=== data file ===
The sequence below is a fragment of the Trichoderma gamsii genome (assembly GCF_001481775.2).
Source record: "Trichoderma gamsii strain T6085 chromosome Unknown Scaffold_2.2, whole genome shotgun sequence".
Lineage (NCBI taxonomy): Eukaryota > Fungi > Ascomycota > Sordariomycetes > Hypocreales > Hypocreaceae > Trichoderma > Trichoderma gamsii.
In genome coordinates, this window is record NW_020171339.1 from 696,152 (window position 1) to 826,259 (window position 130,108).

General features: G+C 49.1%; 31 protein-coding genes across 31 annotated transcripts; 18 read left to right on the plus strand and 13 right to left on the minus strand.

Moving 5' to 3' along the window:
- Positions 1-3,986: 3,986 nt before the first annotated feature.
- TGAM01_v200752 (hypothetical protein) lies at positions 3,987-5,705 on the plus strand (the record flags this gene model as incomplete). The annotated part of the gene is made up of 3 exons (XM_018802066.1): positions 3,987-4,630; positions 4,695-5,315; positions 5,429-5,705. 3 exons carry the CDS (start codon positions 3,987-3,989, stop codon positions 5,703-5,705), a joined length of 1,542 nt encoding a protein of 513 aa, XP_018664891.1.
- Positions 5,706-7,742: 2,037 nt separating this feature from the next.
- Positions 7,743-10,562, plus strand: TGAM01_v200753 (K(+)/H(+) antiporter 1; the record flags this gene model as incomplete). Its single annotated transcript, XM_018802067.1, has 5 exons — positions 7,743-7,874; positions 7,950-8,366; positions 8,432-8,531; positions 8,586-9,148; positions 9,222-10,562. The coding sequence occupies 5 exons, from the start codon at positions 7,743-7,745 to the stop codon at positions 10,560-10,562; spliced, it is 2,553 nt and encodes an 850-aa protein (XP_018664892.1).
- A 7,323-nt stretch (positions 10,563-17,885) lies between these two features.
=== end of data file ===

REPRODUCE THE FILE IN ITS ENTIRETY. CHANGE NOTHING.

The sequence below is a fragment of the Trichoderma gamsii genome (assembly GCF_001481775.2).
Source record: "Trichoderma gamsii strain T6085 chromosome Unknown Scaffold_2.2, whole genome shotgun sequence".
Lineage (NCBI taxonomy): Eukaryota > Fungi > Ascomycota > Sordariomycetes > Hypocreales > Hypocreaceae > Trichoderma > Trichoderma gamsii.
In genome coordinates, this window is record NW_020171339.1 from 696,152 (window position 1) to 826,259 (window position 130,108).

General features: G+C 49.1%; 31 protein-coding genes across 31 annotated transcripts; 18 read left to right on the plus strand and 13 right to left on the minus strand.

Moving 5' to 3' along the window:
- Positions 1-3,986: 3,986 nt before the first annotated feature.
- TGAM01_v200752 (hypothetical protein) lies at positions 3,987-5,705 on the plus strand (the record flags this gene model as incomplete). The annotated part of the gene is made up of 3 exons (XM_018802066.1): positions 3,987-4,630; positions 4,695-5,315; positions 5,429-5,705. 3 exons carry the CDS (start codon positions 3,987-3,989, stop codon positions 5,703-5,705), a joined length of 1,542 nt encoding a protein of 513 aa, XP_018664891.1.
- Positions 5,706-7,742: 2,037 nt separating this feature from the next.
- Positions 7,743-10,562, plus strand: TGAM01_v200753 (K(+)/H(+) antiporter 1; the record flags this gene model as incomplete). Its single annotated transcript, XM_018802067.1, has 5 exons — positions 7,743-7,874; positions 7,950-8,366; positions 8,432-8,531; positions 8,586-9,148; positions 9,222-10,562. The coding sequence occupies 5 exons, from the start codon at positions 7,743-7,745 to the stop codon at positions 10,560-10,562; spliced, it is 2,553 nt and encodes an 850-aa protein (XP_018664892.1).
- A 7,323-nt stretch (positions 10,563-17,885) lies between these two features.